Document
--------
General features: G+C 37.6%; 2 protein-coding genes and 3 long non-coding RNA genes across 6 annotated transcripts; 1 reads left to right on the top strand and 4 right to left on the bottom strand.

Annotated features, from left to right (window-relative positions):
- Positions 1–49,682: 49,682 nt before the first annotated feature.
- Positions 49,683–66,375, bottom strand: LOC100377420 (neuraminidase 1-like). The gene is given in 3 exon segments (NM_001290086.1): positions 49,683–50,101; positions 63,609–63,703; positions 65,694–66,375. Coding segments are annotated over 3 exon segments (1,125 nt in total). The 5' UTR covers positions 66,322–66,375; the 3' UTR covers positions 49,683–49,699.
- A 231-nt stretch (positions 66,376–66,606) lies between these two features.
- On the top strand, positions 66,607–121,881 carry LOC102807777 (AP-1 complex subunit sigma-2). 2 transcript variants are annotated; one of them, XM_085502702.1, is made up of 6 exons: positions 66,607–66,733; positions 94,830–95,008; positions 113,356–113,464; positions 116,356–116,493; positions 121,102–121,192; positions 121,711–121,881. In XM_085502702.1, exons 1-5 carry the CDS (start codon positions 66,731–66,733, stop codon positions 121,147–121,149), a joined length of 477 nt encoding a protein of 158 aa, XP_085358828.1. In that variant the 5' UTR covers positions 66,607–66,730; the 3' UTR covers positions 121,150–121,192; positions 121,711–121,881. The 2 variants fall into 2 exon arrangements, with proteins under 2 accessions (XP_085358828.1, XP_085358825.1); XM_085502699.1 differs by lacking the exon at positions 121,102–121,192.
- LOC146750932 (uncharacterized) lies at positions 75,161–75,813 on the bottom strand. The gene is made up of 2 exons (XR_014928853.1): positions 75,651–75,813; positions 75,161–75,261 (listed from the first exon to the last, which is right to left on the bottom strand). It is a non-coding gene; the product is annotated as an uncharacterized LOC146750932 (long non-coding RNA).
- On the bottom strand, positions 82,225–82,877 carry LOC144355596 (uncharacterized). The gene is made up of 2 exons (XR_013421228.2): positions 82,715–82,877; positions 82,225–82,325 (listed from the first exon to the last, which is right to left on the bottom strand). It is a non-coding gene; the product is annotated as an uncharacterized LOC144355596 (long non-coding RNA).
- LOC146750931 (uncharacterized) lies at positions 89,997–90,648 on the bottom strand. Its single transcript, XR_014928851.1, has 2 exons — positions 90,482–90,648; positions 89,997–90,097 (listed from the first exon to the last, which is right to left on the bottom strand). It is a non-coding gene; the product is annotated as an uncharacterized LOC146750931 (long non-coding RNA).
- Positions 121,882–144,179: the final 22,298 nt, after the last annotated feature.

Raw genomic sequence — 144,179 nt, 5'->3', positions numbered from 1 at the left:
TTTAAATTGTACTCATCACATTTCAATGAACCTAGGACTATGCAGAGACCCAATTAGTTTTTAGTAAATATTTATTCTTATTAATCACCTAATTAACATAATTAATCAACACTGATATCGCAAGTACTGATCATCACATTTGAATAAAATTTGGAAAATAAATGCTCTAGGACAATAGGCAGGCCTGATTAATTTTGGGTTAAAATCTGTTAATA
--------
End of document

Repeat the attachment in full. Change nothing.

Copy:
General features: G+C 37.6%; 2 protein-coding genes and 3 long non-coding RNA genes across 6 annotated transcripts; 1 reads left to right on the top strand and 4 right to left on the bottom strand.

Annotated features, from left to right (window-relative positions):
- Positions 1–49,682: 49,682 nt before the first annotated feature.
- Positions 49,683–66,375, bottom strand: LOC100377420 (neuraminidase 1-like). The gene is given in 3 exon segments (NM_001290086.1): positions 49,683–50,101; positions 63,609–63,703; positions 65,694–66,375. Coding segments are annotated over 3 exon segments (1,125 nt in total). The 5' UTR covers positions 66,322–66,375; the 3' UTR covers positions 49,683–49,699.
- A 231-nt stretch (positions 66,376–66,606) lies between these two features.
- On the top strand, positions 66,607–121,881 carry LOC102807777 (AP-1 complex subunit sigma-2). 2 transcript variants are annotated; one of them, XM_085502702.1, is made up of 6 exons: positions 66,607–66,733; positions 94,830–95,008; positions 113,356–113,464; positions 116,356–116,493; positions 121,102–121,192; positions 121,711–121,881. In XM_085502702.1, exons 1-5 carry the CDS (start codon positions 66,731–66,733, stop codon positions 121,147–121,149), a joined length of 477 nt encoding a protein of 158 aa, XP_085358828.1. In that variant the 5' UTR covers positions 66,607–66,730; the 3' UTR covers positions 121,150–121,192; positions 121,711–121,881. The 2 variants fall into 2 exon arrangements, with proteins under 2 accessions (XP_085358828.1, XP_085358825.1); XM_085502699.1 differs by lacking the exon at positions 121,102–121,192.
- LOC146750932 (uncharacterized) lies at positions 75,161–75,813 on the bottom strand. The gene is made up of 2 exons (XR_014928853.1): positions 75,651–75,813; positions 75,161–75,261 (listed from the first exon to the last, which is right to left on the bottom strand). It is a non-coding gene; the product is annotated as an uncharacterized LOC146750932 (long non-coding RNA).
- On the bottom strand, positions 82,225–82,877 carry LOC144355596 (uncharacterized). The gene is made up of 2 exons (XR_013421228.2): positions 82,715–82,877; positions 82,225–82,325 (listed from the first exon to the last, which is right to left on the bottom strand). It is a non-coding gene; the product is annotated as an uncharacterized LOC144355596 (long non-coding RNA).
- LOC146750931 (uncharacterized) lies at positions 89,997–90,648 on the bottom strand. Its single transcript, XR_014928851.1, has 2 exons — positions 90,482–90,648; positions 89,997–90,097 (listed from the first exon to the last, which is right to left on the bottom strand). It is a non-coding gene; the product is annotated as an uncharacterized LOC146750931 (long non-coding RNA).
- Positions 121,882–144,179: the final 22,298 nt, after the last annotated feature.

Raw genomic sequence — 144,179 nt, 5'->3', positions numbered from 1 at the left:
TTTAAATTGTACTCATCACATTTCAATGAACCTAGGACTATGCAGAGACCCAATTAGTTTTTAGTAAATATTTATTCTTATTAATCACCTAATTAACATAATTAATCAACACTGATATCGCAAGTACTGATCATCACATTTGAATAAAATTTGGAAAATAAATGCTCTAGGACAATAGGCAGGCCTGATTAATTTTGGGTTAAAATCTGTTAATA